October 15 , 2001
Here in Vermont it is daytime.
Here my baby mashes banana in her hair and talks about the moon. Moonnna. Mooonnnnaah.
Here my daughter, just home from preschool, holding a purple painting of a tree, pirouettes around the living room in a sunbeam.
Here my husband serves lunch — warm potatoes with butter, parsley and basil. And the clear sky is blue, the maples are fire red.
On the other side of the earth (remember that single watery jewel against the backdrop of blackness?) it is night, and people are dropping bombs in the name of safety and freedom. In my name, and in yours.
I have been thinking about the mothers in Kabul (or Kandar or Jalalabad) whose babies were born on the same day in July as mine. Are they wiping tears in the dark and patting small, warm backs? Are they humming quietly to distract from the shaking of the ground?
I have been imagining the fathers, who must be trying to fit suitcases, and water jugs, and blankets into cars, or wheelbarrows, or onto the backs of donkeys.
And, I have been thinking about all the four-year-old girls with long, wavy, sleep-tangled hair, like my daughter’s, who are awake in the night. I can almost see their eyes — too wide and not blinking.
I do not believe that the bombs (five-hundred pound gravity bombs, computer guided bombs, tomahawk missiles, and cruise missiles) can avoid hitting all of them — all the mothers, all the fathers, all the babies, and all the long-haired girls. I believe that some of them will loose their homes, some will be injured, and some will be killed. Still feeling stunned by the erasing of six thousand American lives on September 11th, it feels so wrong to me that more innocent lives will be added to the count.
But, beyond sensing the injustice, how can I respond?
This is the question that leaves me feeling trapped. What choices do I have? Stop paying taxes — risk losing my house? Ignore my commitments at work, forget that I am the parent aid at the nursery school next week, leave behind my nursing baby and march to Washington? I don’t know if it is cowardice or pragmatism, or some combination of the two, but these options seem about as feasible at this stage of my life as flying to Afghanistan and pulling people to safety with my bare hands.
Of course I could write letters to newspapers, call my senators, or join a local rally. These things are important — crucial even–but it feels as though there is more.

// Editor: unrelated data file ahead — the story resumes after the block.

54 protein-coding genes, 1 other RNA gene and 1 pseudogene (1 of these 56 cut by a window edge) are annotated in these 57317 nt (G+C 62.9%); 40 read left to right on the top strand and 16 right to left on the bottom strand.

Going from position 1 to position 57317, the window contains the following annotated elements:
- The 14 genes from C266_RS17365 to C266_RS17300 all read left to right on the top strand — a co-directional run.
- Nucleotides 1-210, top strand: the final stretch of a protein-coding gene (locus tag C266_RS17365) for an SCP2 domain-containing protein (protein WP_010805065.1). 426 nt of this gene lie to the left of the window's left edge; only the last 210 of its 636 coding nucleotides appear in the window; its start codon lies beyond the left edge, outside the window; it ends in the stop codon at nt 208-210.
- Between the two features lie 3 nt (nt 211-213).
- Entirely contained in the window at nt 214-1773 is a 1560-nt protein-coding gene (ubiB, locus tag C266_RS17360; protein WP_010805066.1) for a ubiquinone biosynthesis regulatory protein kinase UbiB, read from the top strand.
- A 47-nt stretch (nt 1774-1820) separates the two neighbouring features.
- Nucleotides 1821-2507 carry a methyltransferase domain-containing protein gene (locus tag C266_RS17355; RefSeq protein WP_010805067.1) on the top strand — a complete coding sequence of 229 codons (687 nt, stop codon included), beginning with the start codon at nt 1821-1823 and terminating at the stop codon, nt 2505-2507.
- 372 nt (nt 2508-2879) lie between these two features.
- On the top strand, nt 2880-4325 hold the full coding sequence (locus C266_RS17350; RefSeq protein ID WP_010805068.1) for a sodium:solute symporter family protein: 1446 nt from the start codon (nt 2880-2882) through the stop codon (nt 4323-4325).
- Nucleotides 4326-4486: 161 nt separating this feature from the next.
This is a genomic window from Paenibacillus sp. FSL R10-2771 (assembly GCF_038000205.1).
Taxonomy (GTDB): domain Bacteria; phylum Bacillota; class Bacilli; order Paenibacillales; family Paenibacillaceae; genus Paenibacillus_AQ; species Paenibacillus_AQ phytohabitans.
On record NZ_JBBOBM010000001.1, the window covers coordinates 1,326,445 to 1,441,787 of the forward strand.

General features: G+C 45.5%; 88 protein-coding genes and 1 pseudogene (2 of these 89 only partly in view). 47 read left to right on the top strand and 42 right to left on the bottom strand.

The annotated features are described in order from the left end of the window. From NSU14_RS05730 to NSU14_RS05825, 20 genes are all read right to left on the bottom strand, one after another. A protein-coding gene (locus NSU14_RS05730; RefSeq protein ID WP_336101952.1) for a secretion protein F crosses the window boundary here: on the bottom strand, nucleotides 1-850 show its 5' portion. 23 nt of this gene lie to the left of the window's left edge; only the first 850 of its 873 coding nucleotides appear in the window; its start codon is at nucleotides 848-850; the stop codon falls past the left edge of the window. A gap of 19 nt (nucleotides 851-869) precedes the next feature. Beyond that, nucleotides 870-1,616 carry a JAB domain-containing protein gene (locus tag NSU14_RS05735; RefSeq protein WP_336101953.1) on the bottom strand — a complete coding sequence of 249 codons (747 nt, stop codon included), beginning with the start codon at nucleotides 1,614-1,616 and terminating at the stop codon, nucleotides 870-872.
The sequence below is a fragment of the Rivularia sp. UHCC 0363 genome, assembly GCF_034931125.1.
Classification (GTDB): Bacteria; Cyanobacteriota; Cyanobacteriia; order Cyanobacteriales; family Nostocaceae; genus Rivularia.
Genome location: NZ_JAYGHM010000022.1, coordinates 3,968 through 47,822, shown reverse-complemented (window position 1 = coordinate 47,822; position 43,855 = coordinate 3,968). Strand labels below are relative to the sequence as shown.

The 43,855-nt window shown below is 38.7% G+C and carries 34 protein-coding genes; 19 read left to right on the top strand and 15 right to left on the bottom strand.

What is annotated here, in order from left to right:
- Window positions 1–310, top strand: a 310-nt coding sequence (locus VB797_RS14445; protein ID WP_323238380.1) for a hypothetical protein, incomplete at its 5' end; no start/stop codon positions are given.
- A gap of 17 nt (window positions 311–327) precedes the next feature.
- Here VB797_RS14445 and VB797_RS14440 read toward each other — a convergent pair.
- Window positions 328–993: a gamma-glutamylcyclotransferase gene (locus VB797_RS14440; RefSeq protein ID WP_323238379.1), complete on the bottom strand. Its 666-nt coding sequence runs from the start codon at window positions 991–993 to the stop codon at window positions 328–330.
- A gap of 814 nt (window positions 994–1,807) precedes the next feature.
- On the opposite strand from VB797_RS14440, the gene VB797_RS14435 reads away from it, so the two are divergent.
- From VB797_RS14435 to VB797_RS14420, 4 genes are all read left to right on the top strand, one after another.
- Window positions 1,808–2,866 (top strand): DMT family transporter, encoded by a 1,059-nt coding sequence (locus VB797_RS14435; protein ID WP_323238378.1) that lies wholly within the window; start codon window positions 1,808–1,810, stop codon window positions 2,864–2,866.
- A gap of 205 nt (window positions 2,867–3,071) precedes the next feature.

After weeks of feeling helpless, it has been a relief to realize that, while I can’t stop the bombing or end the conditions that create terrorism, there are some things entirely within my control — especially my own beliefs, and the degree to which I live by them. Saddened, grieving, feeling guilty and enraged, I can still respond by trying to live my own life in a way that is more true to my deepest beliefs.
I believe that the world could be beautiful even though parts of it are now horrible. More than before I am going to try to give life to that beautiful world. I am going to try to envision it, and write about it, and participate in it. Maybe this means planting an apple tree with my daughters, maybe it means collecting supplies for Afghan refugees, and maybe it means speaking with pride about the ideals of pluralism and democracy, and insisting that our nation support these ideals abroad as much as we do at home.
I believe that people are good, although we don’t always live in social and economic worlds that make it easy for us to act out of that goodness. More than before, I am going to try to expect goodness in myself and in others. I’m going ask myself why does that senator (or neighbor, or acquaintance) feel that war is the only option? And I’m going to support the work of people, from Quakers to civil rights veterans, who know from experience that there is always an alternative to violence.
I know what is important to me, and I believe that something very similar is important to almost everyone, everywhere. Hard to put into words, it has everything to do with messy babies, dancing four-year-olds, and new potatoes, lovingly served. More than before, I plan to find ways to cultivate what is really important to me — raising my children, tending my marriage, growing my own food, building my local community.
I know from experience that whenever I invest in these things I also shed some of my dependence on our consumption-based economic system. Focusing on the things that matter most to me will also reduce my contribution to the apparatus of growth, consumption, and exploitation that creates “haves” and “have-nots”, oppressors and oppressed, and, eventually, terrorism and war.
Although it feels bitter to admit it, I know that nothing on this list of mine will save lives in Afghanistan. But if I can change just one life — my own — into a form more consistent with the world in which I want to live, then some small thing of beauty will have come of the loss and waste. And if hundreds of us, or thousands, shift our lives to reflect more of our vision for the world then we will together create hope and possibility out of grief and despair.